A Sense of Humour in Daddy’s Presence
- The Myth of Nations: The Medieval Origins of Europe by Patrick Geary
Princeton, £11.95, March 2003, ISBN 0 691 09054 8
- Europe in the High Middle Ages by William Chester Jordan
Penguin, 383 pp, £9.99, August 2002, ISBN 0 14 016664 5
Patrick Geary’s The Myth of Nations is more timely than he could have anticipated. ‘Historians have a duty to speak out,’ he writes, ‘even if they are certain to be ignored.’ Why such passion, such a sense of contemporary engagement, in a book about the very early Middle Ages? Since 1989, this period – between the third and eighth centuries – has been persistently misrepresented by Europe’s nationalist and racist politicians, who claim to find in the Middle Ages some kind of justification for their policies. Some historians coyly refute these ‘lessons of Europe’s past’ by saying that no firm conclusions can be drawn from evidence so hard to interpret, or – the ultimate professional abdication – that the past offers nothing from which we can draw lessons for the present and the future. This won’t do. Presented with simplistic assertions about ‘unambiguous and immutable social and cultural units’ differentiated by language, religion, custom and national character, and with determined translations of those assertions into territorial claims, the historian has to be adamant that there is no early medieval evidence for such units, such identities, such exclusive territories.
Demythologising the early Middle Ages entails first understanding how the myths were created in the 19th century. Geary is blunt: ‘Modern history was born in the 19th century, conceived and developed as an instrument of European nationalism.’ He locates the origins of ethnic and cultural nationalism in German reactions to the universalism of the French Revolution and, specifically, to the alliance of scholars and politicians in post-Napoleonic Germany. The Gesellschaft für ältere deutsche Geschichtskunde (Society for Older German Historical Knowledge), founded in 1819 in Prussia, with contributions from many German states and the intellectual support of Goethe and the Brothers Grimm, undertook to edit and publish the record of Germany’s medieval life in the Monumenta Germaniae Historica, every volume of which is inscribed with the motto Sanctus amor patriae dat animum (‘It is the holy love of the fatherland which moves us’). Half a century ago, Dom David Knowles, doyen of humane medievalism, hailed the MGH among the ‘great historical enterprises’, which it certainly was (and is) despite its original nationalist agenda. Medievalist Wissenschaft (the term has scientific connotations largely absent from the English word ‘scholarship’) was grounded in philology. Ethnic identity was defined by linguistic identity: a German was the speaker of a Germanic language and German identity thus extended to Spain, North Africa, the Netherlands and Italy – areas that had been settled, in the early Middle Ages, by Germanic-speaking Goths, Vandals, Frisians and Lombards. Academic history was planted under philology’s scientific aegis and grew in what Geary calls a ‘poisoned landscape’, nourished by state-funded education in national languages and literatures and confirmed by archaeological identification of ethnic material culture. Yet, as Geary makes plain, it is impossible to map linguistic or ethnic identities onto national territories. In the earlier Middle Ages, urban populations included, and were sometimes dominated by, recent immigrants whose languages and cultures were quite distinct from those of the indigenes; cities were culturally as well as politically distinct from their surrounding countrysides, and stratified internally with elites speaking a ‘foreign’ language. This is an ‘ancient pattern’.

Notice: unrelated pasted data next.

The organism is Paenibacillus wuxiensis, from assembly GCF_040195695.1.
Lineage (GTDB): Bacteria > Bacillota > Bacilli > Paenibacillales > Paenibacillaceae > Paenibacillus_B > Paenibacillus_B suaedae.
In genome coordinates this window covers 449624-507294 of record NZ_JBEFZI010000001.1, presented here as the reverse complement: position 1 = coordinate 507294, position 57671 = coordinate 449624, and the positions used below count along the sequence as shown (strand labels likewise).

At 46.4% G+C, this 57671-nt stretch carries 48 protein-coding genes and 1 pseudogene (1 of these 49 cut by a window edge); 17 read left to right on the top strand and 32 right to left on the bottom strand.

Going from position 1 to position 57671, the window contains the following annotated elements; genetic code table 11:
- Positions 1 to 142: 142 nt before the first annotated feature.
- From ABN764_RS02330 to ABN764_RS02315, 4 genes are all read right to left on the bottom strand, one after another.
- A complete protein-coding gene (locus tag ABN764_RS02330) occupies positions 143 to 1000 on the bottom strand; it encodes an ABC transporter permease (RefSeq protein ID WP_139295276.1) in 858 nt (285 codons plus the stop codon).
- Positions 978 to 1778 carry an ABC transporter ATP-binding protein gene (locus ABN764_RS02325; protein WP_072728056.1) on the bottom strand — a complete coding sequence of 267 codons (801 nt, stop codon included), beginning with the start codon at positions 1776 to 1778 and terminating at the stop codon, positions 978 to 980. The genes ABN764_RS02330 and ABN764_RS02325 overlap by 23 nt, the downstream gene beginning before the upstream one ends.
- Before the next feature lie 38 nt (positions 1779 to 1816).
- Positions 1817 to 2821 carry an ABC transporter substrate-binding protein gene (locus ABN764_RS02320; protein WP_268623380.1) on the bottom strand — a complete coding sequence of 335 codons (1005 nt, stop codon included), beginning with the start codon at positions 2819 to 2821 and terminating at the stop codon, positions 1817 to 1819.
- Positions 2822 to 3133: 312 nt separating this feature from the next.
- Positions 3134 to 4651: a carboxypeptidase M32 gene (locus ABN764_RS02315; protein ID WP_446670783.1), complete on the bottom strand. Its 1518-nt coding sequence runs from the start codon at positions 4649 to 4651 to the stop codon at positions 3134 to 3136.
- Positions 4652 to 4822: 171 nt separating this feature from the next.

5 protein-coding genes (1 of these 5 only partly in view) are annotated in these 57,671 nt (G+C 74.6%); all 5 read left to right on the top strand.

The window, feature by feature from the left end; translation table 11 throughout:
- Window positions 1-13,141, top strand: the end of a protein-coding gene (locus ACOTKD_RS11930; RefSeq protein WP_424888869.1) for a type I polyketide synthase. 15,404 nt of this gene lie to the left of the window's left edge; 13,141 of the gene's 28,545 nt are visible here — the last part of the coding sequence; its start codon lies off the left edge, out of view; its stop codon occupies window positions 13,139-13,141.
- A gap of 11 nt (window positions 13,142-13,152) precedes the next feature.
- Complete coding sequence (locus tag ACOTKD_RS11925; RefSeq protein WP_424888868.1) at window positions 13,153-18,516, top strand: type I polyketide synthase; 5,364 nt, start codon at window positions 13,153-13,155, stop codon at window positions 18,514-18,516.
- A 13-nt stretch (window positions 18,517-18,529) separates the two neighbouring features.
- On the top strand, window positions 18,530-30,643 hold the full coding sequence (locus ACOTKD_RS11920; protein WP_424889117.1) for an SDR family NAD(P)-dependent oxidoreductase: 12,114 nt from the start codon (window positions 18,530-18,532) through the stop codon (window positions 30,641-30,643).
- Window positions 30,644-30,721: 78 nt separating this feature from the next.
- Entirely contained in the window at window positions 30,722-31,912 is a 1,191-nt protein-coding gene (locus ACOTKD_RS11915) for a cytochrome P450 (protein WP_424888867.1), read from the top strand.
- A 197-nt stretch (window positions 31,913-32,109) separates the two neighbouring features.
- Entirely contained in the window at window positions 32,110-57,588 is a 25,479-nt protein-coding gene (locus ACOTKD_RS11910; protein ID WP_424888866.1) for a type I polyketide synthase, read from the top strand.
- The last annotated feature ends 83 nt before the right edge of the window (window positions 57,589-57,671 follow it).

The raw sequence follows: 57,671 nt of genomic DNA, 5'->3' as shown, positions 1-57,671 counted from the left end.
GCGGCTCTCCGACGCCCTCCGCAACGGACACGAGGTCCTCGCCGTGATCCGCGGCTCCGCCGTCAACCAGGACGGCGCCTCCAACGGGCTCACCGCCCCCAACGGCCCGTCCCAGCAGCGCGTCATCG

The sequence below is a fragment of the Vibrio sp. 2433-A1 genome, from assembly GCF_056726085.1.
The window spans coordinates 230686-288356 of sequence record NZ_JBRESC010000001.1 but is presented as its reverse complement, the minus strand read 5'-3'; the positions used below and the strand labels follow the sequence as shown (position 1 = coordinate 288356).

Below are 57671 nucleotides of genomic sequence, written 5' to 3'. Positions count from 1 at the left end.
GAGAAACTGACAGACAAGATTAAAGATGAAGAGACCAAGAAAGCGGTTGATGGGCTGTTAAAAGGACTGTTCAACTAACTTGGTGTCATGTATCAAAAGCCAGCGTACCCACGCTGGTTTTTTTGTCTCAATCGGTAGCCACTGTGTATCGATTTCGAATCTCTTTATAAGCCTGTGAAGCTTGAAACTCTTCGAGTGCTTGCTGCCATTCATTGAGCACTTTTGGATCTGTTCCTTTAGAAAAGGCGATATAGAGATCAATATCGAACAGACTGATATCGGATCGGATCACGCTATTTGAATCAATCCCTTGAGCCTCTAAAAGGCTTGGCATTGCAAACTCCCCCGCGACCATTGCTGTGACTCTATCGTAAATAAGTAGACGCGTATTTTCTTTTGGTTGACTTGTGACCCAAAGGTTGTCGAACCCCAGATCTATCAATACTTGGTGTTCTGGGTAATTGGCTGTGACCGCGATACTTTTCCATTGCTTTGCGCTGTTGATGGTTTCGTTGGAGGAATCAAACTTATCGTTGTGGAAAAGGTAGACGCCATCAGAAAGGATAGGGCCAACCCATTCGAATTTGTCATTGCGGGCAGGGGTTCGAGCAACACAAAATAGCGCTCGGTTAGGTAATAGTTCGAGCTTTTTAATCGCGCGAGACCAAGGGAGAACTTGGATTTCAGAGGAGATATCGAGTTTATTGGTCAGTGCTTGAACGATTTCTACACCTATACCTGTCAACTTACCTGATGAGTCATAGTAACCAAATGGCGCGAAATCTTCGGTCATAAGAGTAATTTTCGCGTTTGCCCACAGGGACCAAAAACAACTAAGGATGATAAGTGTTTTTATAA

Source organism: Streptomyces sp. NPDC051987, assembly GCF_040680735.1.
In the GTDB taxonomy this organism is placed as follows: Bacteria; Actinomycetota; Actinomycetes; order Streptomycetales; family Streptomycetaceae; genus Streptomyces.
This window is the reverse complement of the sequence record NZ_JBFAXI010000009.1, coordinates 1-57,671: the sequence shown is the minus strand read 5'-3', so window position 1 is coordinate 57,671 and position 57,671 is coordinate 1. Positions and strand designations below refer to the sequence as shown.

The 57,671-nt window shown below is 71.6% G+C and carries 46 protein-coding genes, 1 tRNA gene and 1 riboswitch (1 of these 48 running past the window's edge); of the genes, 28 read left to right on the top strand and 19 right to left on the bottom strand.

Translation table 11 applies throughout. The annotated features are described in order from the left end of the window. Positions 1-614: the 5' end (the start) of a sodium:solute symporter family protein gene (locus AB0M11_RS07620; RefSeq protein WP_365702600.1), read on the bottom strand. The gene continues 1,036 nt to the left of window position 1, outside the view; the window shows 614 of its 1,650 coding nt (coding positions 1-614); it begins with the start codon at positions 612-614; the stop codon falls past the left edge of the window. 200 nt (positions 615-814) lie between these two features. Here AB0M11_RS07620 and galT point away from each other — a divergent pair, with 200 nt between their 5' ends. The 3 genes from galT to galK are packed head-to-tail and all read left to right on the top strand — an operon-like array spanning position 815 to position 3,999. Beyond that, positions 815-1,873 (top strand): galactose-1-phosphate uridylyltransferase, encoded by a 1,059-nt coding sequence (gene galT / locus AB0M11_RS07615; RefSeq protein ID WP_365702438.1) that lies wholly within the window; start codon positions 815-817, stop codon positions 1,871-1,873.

Equally ancient are the conceptions of ethnicity discussed in the rest of Geary’s book. Herodotus, ‘the father of History’ (a.k.a. ‘the father of lies’) who was actually the first ethnographer, had a quite exceptionally ‘broad and non-judgmental’ view of ethnic identity, based on culture rather than biology. His perspective, Geary writes, was ‘pre-Orientalist’: he refused ‘to denigrate the customs of others’. His successors, on the other hand, especially in the Roman period, devoted themselves to establishing a system that distinguished ‘them’ from ‘us’. Barbarians came under the heading of gentes and, differentiated by ‘customs, geographical location and permanence’, were ‘in a sense more part of the natural world than the historical world’, whereas Romans were a populus uniquely defined by their written history and political, law-based arrangements into which many gentes could be incorporated. As Geary puts it, these were ‘two models of peoplehood’: one ‘ethnic’, the other ‘constitutional’. Christianity easily adopted the second, though it could be adapted to the first.